11 injured in Lima as protesters opposing swearing-in of new president clash with police
Large crowds of protesters clashed with riot police on the streets of Peru’s capital, Lima, injuring 11, as they marched to oppose the inauguration of new president Manuel Merino, after he ousted his predecessor Martín Vizcarra.
Officers fired tear gas and rubber bullets in an attempt to disperse the huge crowd on Thursday night, and 11 people were injured in the altercations between riot police and protesters, according to local medics.
Some footage captured in Lima showed protesters launching fireworks at police.
— Ruptly (@Ruptly) November 13, 2020
Policia 1: “Yo te voy a cubrir, yo te voy a cubrir, yo te voy a cubrir…”
Policia 2: *Dispara*
Policia 1: “Mátalo, mátalo, …”
Policia 2: “Csmre, se trabo esta cagada oe” pic.twitter.com/nHVhtt4JqG
— claudia cisneros (@claudiacisneros) November 13, 2020
The protests have put pressure on the country’s congress to reinstate Vizcarra, who was popular with voters before his recent ousting. Opposition figures removed Vizcarra following an impeachment trial over allegations he committed fraud and received bribes between 2011 and 2014.
Crowds of protesters – mostly young people who had organized the demonstrations through social media – carried flags and anti-Merino banners, comparing the new leader to the coronavirus outbreak and declaring that he does not represent them.
— Viajeros empedernidos (@viajempdernidos) November 13, 2020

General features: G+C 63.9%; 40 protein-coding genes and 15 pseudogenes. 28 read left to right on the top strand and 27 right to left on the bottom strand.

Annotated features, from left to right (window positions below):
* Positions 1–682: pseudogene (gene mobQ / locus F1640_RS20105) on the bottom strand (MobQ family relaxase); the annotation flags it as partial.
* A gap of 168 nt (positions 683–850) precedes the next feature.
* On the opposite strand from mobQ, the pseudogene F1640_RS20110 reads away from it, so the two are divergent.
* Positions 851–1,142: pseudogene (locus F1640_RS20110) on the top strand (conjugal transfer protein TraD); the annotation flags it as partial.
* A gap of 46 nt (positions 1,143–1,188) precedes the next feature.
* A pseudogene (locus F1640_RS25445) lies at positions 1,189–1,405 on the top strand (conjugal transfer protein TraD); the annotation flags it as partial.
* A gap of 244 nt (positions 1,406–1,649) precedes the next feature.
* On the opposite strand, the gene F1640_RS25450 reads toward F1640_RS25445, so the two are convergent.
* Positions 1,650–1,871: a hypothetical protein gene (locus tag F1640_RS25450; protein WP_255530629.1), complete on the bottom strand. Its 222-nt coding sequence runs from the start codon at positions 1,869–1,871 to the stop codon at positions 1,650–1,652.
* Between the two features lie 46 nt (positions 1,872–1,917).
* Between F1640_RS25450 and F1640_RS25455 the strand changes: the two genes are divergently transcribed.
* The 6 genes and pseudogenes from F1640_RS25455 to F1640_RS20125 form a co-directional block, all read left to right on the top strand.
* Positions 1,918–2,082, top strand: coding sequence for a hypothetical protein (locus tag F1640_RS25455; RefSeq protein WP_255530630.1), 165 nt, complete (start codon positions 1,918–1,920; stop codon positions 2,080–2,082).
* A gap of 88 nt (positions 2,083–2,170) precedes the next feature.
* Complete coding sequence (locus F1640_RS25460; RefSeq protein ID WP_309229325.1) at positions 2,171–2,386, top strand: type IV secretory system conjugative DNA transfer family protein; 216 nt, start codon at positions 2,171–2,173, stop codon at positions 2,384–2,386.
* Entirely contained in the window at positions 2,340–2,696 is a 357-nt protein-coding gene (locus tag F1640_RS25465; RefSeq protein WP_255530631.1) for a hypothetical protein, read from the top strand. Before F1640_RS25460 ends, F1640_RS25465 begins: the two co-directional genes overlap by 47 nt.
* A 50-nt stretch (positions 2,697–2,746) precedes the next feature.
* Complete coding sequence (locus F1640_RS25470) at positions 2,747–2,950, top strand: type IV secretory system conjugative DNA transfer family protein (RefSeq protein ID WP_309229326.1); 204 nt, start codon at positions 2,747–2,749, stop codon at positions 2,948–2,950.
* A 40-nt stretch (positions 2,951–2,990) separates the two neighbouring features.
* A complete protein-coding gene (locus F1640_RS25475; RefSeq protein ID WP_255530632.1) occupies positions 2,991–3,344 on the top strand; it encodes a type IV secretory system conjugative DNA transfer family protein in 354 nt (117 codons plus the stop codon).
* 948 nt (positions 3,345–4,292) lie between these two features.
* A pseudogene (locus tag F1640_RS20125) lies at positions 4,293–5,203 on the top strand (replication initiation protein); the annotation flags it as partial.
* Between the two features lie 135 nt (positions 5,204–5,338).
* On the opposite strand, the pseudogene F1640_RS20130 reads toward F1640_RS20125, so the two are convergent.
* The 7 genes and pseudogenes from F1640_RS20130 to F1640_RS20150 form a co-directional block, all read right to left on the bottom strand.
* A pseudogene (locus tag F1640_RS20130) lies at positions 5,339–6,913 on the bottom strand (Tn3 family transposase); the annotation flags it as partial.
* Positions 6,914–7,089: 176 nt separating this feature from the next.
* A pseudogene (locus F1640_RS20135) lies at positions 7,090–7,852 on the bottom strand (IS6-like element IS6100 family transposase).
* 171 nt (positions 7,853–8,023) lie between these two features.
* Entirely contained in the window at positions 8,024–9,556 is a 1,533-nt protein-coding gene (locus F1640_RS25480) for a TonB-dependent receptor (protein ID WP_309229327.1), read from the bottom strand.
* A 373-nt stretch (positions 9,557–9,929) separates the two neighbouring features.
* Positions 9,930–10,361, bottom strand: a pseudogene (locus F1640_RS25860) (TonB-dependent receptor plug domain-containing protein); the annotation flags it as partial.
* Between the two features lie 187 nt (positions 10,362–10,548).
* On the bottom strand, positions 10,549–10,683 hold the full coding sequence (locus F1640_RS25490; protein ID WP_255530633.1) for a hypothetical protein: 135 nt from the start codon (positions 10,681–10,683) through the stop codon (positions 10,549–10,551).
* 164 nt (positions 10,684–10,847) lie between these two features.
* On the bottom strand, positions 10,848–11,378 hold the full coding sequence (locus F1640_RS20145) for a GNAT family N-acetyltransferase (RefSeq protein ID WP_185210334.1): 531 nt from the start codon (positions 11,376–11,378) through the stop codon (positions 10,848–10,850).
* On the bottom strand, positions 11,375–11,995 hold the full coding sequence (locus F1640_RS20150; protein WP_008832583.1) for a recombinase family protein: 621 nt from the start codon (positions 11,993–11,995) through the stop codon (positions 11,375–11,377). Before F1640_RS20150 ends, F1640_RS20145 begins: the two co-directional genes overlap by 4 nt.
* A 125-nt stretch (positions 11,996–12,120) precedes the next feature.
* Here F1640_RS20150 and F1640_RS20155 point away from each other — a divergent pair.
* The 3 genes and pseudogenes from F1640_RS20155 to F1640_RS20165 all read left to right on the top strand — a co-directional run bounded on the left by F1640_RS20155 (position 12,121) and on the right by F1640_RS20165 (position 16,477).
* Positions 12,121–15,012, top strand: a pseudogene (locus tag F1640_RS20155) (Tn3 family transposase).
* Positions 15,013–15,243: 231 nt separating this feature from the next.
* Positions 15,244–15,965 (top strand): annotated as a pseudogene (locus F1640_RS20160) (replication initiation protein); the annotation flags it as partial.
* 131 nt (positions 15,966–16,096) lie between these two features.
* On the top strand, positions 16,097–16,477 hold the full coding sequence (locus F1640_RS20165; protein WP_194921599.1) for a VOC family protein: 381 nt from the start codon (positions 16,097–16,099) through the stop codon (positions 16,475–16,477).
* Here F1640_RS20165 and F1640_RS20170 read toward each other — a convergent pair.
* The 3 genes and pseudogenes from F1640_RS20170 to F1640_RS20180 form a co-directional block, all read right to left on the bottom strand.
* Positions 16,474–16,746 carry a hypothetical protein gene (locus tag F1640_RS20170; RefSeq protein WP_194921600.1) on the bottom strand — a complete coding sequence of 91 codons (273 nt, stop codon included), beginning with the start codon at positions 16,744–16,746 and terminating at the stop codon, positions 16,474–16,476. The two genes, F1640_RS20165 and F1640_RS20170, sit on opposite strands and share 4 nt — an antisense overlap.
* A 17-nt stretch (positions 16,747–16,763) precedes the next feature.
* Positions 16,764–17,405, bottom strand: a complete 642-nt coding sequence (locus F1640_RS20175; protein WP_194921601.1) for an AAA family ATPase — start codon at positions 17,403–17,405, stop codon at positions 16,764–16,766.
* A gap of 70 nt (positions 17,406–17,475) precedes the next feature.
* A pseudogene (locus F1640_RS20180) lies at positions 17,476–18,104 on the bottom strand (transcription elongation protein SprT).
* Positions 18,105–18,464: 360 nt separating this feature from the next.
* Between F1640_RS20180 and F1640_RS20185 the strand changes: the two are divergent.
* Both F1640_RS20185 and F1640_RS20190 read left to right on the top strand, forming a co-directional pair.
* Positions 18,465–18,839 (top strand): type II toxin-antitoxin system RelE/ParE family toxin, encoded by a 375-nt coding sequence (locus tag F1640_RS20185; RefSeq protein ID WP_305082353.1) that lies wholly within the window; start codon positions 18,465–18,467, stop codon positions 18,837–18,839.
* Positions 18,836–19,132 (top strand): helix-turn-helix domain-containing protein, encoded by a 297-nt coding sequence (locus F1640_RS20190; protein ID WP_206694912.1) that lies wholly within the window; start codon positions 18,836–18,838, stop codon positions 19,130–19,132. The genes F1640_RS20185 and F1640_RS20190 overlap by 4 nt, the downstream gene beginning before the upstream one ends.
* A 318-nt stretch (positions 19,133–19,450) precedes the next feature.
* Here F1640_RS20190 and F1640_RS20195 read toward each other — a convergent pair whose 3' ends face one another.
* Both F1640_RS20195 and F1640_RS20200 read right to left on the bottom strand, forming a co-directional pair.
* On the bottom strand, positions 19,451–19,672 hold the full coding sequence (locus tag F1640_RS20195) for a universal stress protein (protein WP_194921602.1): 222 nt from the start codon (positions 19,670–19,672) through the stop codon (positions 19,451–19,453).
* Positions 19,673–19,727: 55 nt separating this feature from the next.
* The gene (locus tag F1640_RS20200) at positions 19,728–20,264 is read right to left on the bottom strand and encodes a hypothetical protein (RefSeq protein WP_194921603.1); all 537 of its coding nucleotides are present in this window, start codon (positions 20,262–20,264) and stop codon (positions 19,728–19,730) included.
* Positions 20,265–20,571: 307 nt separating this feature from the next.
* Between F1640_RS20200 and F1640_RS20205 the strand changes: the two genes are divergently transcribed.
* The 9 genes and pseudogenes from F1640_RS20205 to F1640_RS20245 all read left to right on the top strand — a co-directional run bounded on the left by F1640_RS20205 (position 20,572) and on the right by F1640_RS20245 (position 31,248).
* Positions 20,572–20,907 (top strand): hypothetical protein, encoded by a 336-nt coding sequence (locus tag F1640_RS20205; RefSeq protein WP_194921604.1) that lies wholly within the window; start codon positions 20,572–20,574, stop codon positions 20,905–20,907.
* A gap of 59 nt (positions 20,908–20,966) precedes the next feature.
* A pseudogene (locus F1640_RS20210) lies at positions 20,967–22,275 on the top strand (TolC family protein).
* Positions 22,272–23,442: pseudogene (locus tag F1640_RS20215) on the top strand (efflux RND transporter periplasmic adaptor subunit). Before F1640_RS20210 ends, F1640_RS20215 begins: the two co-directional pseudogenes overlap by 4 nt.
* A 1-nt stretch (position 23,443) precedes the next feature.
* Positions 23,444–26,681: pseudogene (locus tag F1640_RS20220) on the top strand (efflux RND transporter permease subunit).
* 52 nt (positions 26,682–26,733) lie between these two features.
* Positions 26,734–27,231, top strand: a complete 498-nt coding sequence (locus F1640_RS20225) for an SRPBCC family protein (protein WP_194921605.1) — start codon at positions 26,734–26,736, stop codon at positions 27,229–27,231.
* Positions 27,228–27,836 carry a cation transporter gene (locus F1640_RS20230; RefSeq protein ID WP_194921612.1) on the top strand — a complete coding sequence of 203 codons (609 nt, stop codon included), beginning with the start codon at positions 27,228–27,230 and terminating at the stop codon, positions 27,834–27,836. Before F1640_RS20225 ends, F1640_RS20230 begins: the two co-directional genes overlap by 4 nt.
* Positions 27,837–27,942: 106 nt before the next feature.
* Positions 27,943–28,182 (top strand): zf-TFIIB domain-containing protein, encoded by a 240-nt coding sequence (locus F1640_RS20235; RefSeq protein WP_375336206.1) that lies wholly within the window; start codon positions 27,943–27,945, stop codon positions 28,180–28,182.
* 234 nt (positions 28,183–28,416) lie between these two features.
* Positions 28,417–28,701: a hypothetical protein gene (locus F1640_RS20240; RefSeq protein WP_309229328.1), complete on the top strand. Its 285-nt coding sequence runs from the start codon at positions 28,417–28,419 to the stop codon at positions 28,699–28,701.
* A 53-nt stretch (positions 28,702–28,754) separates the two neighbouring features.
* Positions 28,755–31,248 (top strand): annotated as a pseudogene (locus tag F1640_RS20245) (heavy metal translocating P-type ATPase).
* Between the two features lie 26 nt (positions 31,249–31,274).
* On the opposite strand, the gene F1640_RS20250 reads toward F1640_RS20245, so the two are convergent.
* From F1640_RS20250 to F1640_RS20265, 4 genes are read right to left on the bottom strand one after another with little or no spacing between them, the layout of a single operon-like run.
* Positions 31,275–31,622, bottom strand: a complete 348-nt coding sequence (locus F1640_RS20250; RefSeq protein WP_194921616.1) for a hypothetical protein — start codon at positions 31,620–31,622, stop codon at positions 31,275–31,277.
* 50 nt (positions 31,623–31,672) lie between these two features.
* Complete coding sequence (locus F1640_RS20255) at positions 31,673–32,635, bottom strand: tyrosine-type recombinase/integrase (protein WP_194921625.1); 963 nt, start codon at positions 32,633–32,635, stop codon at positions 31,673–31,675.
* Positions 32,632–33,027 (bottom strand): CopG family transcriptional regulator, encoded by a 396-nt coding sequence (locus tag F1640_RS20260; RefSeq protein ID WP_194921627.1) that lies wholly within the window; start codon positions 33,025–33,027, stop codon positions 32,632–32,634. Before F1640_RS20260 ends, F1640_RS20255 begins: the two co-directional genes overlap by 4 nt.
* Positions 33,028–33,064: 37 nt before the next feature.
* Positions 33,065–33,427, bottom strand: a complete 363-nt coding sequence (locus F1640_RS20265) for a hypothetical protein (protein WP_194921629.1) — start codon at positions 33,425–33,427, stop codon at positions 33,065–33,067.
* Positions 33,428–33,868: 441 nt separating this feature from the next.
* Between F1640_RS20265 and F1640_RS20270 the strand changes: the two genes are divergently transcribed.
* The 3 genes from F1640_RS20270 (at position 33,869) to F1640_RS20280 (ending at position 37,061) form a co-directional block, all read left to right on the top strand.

The Peruvian National Police set up a metal fence perimeter around the country’s parliament building, near Plaza San Martín, to prevent the demonstrators from approaching.
Human rights groups have raised concerns about potential police brutality against protesters, with the Organization of American States calling on the country’s constitutional court to provide some clarification on the situation. Local rights groups said journalists were among those injured in Thursday’s violence.
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As he joined the march on Thursday night, Gino Costa, a member of Peru’s parliament and the country’s Partido Morado, or Purple Party, described the protests as “peacefully defending Peruvian democracy from an abuse by Congress.”
Members of Peru’s new administration held meetings with political parties on Thursday in an attempt to find a resolution to the ongoing demonstrations over fears that they could continue throughout the remainder of the year.
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